When you meet with an agency owner to discuss a potential sale, remember Dale Carnegie’s famous saying: “be hearty in your approbation and lavish in your praise”. The goal should NOT be to negotiate as this can easily turn into an adversarial discussion. It is your opportunity to present yourself as a real and qualified candidate, build rapport with the seller and ask specific, intelligent questions so you have enough familiarity with the business to move forward. Experienced buyers often relay their intentions as to how they will proceed and what they will need from the seller to complete the transaction. Understand that many obstacles that come up during the acquisition process can be overcome if you have good rapport with the seller, so it is important to establish an amicable relationship from day one. Don’t assume that an agency owner is only concerned with how much money they will receive for the sale. Most owners have poured years into building their agency and developed close relationships with their staff and customers, so exiting the business can be a major emotional event. The owner doesn’t want to see his/her legacy come crashing down because he/she sold the business to the wrong person, so the money, while important, is not the whole equation.
Rule #7: Keep the process moving
If not skillfully managed, the negotiations can drag out and eventually stall. When it comes to making an offer, do so in writing and cover the important terms. You don’t want to go back and forth a half dozen times, come to an agreement and then realize that you forgot an important detail. That creates deal fatigue and wears out the goodwill. Use an experienced intermediary that handles insurance agency sale transactions to assist with the negotiations and drafting of a purchase offer. The “middle man” can relieve tension and if they are an experienced M&A advisor they can help insure that key items are included in the purchase agreements. Provide the seller with a due diligence list so they can work on assembling what you need while the contract is being negotiated.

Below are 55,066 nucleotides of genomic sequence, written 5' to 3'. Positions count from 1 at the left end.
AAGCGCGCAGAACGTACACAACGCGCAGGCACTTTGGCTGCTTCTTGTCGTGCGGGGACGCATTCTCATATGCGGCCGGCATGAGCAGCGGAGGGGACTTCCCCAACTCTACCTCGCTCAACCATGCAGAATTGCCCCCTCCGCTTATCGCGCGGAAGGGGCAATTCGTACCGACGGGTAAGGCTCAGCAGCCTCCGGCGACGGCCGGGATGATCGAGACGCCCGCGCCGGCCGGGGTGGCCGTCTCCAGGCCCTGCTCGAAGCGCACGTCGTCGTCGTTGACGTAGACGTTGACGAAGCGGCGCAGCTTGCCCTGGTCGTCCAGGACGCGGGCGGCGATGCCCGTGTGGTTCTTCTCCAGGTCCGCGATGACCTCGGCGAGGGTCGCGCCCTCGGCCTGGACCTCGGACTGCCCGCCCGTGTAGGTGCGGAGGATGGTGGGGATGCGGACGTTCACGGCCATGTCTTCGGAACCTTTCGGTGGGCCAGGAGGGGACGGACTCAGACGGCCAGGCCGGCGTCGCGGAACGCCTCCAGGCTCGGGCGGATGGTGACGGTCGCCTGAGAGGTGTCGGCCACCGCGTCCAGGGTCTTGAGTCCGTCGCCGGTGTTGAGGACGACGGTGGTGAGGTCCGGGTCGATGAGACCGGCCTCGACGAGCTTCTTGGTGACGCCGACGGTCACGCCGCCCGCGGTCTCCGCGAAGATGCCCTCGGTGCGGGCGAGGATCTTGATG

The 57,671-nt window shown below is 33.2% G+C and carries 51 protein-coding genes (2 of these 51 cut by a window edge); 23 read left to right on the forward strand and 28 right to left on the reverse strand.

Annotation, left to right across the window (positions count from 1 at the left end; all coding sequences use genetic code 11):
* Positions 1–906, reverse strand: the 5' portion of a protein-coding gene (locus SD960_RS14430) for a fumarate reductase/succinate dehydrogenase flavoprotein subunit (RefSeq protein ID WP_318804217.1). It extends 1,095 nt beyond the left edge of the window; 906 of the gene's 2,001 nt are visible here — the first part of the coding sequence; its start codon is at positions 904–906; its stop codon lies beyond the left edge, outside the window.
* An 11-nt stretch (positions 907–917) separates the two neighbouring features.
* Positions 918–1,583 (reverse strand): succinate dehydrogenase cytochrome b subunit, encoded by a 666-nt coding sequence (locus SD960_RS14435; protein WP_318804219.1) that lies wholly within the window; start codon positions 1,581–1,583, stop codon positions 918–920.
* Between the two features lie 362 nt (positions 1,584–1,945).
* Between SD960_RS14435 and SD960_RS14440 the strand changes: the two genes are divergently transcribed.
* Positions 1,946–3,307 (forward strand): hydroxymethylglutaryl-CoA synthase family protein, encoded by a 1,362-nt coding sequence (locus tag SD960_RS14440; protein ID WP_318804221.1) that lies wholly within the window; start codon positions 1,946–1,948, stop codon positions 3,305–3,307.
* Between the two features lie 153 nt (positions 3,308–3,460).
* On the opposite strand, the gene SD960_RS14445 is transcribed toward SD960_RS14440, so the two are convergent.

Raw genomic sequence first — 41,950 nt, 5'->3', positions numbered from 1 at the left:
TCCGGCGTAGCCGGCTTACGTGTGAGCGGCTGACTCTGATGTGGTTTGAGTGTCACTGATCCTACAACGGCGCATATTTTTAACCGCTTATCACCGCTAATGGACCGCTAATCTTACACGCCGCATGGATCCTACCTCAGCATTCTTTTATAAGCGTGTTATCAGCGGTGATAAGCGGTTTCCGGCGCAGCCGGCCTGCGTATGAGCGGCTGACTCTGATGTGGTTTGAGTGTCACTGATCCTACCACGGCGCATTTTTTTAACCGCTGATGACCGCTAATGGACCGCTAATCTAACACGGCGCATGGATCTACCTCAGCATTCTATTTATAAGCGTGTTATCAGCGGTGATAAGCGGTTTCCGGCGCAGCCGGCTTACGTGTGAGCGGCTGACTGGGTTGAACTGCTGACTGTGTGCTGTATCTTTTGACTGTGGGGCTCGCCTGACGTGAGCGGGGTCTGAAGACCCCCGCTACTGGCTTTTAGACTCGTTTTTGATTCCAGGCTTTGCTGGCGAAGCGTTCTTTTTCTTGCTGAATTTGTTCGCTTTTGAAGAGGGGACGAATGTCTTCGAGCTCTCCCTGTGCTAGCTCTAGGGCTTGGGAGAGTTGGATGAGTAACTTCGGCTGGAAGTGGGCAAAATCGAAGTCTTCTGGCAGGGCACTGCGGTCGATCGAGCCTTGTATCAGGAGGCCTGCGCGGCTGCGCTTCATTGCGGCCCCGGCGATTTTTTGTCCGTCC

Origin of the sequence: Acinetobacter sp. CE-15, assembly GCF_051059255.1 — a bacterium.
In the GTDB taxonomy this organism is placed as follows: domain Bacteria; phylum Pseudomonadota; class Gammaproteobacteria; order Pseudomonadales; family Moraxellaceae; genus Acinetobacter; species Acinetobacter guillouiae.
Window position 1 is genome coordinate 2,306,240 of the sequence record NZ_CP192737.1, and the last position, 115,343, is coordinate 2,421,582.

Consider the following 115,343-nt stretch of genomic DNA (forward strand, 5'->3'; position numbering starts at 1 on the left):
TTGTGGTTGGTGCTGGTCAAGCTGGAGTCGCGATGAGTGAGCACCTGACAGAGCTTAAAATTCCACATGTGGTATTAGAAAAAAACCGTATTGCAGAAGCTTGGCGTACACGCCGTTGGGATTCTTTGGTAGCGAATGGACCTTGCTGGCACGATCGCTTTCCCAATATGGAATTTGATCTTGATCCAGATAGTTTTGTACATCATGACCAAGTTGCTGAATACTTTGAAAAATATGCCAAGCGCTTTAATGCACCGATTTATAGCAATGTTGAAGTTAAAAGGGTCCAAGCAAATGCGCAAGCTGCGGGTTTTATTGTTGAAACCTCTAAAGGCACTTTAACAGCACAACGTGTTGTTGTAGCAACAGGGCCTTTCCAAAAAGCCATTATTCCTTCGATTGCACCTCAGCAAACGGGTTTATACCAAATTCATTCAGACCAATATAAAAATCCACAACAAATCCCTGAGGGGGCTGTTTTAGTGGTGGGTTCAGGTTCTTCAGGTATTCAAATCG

Rule #8: Be flexible on deal structure
One of the biggest reasons buyers miss opportunities is because they fail to see the forest through the trees – as the saying goes. They get stuck on one detail and refuse to budge. I am not recommending that you give in to all of the demands of a seller, but that you evaluate the size of the value gap. Are you willing to lose the opportunity? Is there an alternative means to bridge the gap?
Let’s take a simple scenario. The seller of an agency wants $500k. You think the business is worth $425k – a 15% gap. Can you add the difference to an earn-out and still cash flow? Will the seller stretch out the financing terms longer and carry more of a note? Will he/she hold a note on stand-by (no payments) for a year or two until you can improve the cash flow? Think of the cash flow, risk and total cost of capital, not just the purchase price. Try to understand his/her motives for selling too as this can often reveal an opportunity to find common ground. If the owner is inflexible and unrealistic it means that they are unmotivated, so it’s probably time to move on.
Rule #9: Do your due diligence